From the first draft, we decided to give the show a little bit more context within itself, by fleshing out some secondary characters, and coming up with the larger arc of the story. We received feedback that the plot for the show itself was a little unclear, so we wrote up some season overviews for the first 3 seasons. Hopefully this also helps the reader imagine the show continuing for several seasons. (The overview for the first 5 episodes of the first season can be read here: https://www.dropbox.com/s/bkjivfm95msdlf7/Marlene%20and%20Me%20Season%201%20overview.docx?dl=0)
We made some changes to our storyboard to include a little bit more of the secondary characters, and take out possibly confusing material.
Season 1 overview:
Leslie Knope gets appointed to office of student body president in high school and has to deal with the challenges of “ruling” the school while managing her academics, her classmates and her meddling mother, Marlene. Marlene is currently the Dean of Pawnee of High School, where she overlooks external affairs and reports to the Headmaster. Her methods are unconventional, but quite effective; she succeeds in increasing school bus service to and from the school by intensely negotiating with the DOE superintendent. Leslie and Marlene have very different approaches to getting things done: Leslie is very straight laced and honest – trusting people to help her and to do what is right, while Marlene is more cynical and takes a more practical, ends-justify-the-means approach that can occasionally lead her to cross the line. She’ll do what she believes is best for her daughter, but succeeds in creating a sense of distance between which Leslie can never quite bridge the gap. Throughout the season we see Leslie apply to colleges and try to balance her new responsibilities with the stresses of teenage life, senior year and a mother who thinks that she always knows best. At the same time we see Marlene facing the challenges of life as a single mother, as a female politician and as a role model to her daughter. We flash back to Marlene’s journey from a Leslie-esk idealistic teen to the pragmatist that she has become and delve into her professional and personal life as the season progresses. Leslie and Marlene’s styles of dealing with people are very different and throughout the show each style has its ups and downs but overall it is a show about two women who, despite their differences, love each other and are trying to deal with the problems of being a female leader in the (reasonably) modern world.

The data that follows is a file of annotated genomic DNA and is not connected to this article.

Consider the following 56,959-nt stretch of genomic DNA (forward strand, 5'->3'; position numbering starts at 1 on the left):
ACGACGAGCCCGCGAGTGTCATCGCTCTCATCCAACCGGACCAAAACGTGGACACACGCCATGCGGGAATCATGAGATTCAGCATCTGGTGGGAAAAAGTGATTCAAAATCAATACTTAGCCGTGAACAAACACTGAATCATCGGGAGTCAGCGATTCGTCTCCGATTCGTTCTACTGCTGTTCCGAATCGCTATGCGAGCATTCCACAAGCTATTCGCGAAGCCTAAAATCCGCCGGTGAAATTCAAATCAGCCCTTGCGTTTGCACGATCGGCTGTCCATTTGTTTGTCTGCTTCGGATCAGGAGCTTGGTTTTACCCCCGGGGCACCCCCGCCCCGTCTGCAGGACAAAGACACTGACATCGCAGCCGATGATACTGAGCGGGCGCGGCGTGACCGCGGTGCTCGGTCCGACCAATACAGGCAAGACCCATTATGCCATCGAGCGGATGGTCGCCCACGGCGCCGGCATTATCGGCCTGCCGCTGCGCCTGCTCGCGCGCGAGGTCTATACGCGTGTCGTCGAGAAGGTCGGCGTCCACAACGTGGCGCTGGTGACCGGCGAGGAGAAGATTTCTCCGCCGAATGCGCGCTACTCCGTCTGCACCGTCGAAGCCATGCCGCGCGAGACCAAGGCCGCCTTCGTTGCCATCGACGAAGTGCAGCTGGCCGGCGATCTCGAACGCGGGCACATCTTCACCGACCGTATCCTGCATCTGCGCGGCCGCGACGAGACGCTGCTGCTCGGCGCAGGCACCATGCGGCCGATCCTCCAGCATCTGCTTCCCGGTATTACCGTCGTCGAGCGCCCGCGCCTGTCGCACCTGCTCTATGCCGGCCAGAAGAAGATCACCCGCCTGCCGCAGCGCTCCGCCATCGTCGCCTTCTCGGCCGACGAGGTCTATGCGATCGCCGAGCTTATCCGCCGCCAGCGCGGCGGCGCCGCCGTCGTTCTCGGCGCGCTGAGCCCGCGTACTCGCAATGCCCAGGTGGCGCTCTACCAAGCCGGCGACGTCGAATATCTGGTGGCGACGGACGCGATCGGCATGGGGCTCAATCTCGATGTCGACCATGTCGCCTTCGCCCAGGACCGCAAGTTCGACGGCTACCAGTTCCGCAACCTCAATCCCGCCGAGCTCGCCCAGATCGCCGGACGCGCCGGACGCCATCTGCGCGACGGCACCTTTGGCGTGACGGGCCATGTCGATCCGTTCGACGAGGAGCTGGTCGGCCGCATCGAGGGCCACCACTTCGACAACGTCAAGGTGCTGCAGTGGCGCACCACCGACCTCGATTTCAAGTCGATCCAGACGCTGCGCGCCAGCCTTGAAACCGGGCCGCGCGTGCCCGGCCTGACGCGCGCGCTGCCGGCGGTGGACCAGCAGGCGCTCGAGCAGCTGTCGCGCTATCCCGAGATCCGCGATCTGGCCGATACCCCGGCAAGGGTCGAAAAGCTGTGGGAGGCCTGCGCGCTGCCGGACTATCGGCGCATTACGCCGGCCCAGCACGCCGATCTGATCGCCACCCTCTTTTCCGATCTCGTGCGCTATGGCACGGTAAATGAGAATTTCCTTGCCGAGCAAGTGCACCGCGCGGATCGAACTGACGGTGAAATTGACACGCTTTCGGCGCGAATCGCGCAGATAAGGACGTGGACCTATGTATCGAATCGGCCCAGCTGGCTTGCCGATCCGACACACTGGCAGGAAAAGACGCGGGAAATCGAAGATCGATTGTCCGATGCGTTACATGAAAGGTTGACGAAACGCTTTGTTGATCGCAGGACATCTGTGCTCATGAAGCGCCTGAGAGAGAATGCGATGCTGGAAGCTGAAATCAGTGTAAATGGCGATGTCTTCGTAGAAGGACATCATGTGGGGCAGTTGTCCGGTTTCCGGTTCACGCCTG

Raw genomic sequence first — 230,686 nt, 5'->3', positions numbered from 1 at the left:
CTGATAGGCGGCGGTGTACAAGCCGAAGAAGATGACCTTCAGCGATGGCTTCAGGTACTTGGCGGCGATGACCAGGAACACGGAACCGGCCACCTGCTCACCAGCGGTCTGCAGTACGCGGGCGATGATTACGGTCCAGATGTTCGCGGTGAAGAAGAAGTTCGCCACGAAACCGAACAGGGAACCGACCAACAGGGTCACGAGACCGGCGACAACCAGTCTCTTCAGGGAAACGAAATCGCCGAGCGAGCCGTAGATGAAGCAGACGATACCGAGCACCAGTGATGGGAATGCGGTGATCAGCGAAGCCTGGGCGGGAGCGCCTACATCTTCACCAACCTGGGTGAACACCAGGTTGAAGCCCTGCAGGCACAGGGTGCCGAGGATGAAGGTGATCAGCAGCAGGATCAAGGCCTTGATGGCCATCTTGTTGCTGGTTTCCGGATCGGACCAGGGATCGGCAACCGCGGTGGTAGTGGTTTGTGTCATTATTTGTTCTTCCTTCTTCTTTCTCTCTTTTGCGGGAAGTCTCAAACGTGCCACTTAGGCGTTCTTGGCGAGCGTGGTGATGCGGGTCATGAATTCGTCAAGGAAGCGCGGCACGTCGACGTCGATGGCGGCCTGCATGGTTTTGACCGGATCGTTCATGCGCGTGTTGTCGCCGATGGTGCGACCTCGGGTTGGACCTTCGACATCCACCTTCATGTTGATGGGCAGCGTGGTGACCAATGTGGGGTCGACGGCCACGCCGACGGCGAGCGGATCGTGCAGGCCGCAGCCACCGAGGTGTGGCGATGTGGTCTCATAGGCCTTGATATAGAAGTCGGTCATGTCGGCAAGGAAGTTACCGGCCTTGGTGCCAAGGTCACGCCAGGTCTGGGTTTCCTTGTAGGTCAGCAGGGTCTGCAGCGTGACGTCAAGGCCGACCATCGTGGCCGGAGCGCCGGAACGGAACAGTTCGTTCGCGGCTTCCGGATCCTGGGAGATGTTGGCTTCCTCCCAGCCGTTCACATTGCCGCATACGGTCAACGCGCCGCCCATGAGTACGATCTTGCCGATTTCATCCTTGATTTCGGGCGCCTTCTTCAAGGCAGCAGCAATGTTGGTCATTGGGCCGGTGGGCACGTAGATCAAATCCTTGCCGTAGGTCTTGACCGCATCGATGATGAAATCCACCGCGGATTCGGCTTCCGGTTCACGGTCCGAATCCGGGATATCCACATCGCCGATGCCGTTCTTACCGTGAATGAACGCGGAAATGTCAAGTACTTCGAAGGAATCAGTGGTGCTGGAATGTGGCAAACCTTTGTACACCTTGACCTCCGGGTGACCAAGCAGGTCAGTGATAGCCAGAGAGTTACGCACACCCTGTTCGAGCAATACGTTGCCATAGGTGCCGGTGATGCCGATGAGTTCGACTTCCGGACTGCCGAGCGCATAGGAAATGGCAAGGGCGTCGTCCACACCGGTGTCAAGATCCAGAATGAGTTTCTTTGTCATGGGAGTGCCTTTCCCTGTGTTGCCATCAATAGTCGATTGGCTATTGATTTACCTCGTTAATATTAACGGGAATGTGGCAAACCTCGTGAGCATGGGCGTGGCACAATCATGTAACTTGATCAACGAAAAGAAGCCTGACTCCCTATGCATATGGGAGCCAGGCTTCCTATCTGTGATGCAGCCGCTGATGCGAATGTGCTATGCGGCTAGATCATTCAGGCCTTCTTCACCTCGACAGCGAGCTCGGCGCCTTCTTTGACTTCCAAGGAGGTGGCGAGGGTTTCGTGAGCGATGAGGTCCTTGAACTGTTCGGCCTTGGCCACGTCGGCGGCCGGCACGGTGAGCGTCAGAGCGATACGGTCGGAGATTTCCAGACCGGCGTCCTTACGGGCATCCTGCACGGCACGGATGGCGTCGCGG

Leslie is off to college, and Marlene talks to her colleagues and friends, who are experiencing “empty-nest syndrome”. Marlene is too busy with her own life, work and social affairs, to miss Leslie that much. Throughout the season we will continue to follow Marlene’s work life, and see how Leslie and Marlene experience empty-nest syndrome, only in reverse. Leslie calls home far too often for Marlene’s taste, and sometimes her surprise visits home lead to awkward, hilarious situations. Tired of dealing with high school students, Marlene strives to leave the high school to work on the government board, where she can effect bigger changes. Marlene’s big break comes when she receives an award from the District of Education for her outstanding work as dean of the high school. However, the (male) principal of the Eagleton high school is also looking to move up the ranks. Marlene fights for the position of local superintendent of education, for her city, and for a victory for women.
Marlene begins her work as superintendent and is immediately faced with an overwhelming majority of men in the office. Councilman Milton, a middle-aged conservative male, makes numerous attempts (some successful) to undermine any of Marlene’s initiatives. In college, Leslie continues to turn to her mother for advice, and quickly learns that her mom is way cooler than she is. The audience will be taken to the past a couple times, to Marlene’s college days where she was constantly hit on, and had a lot of envious friends.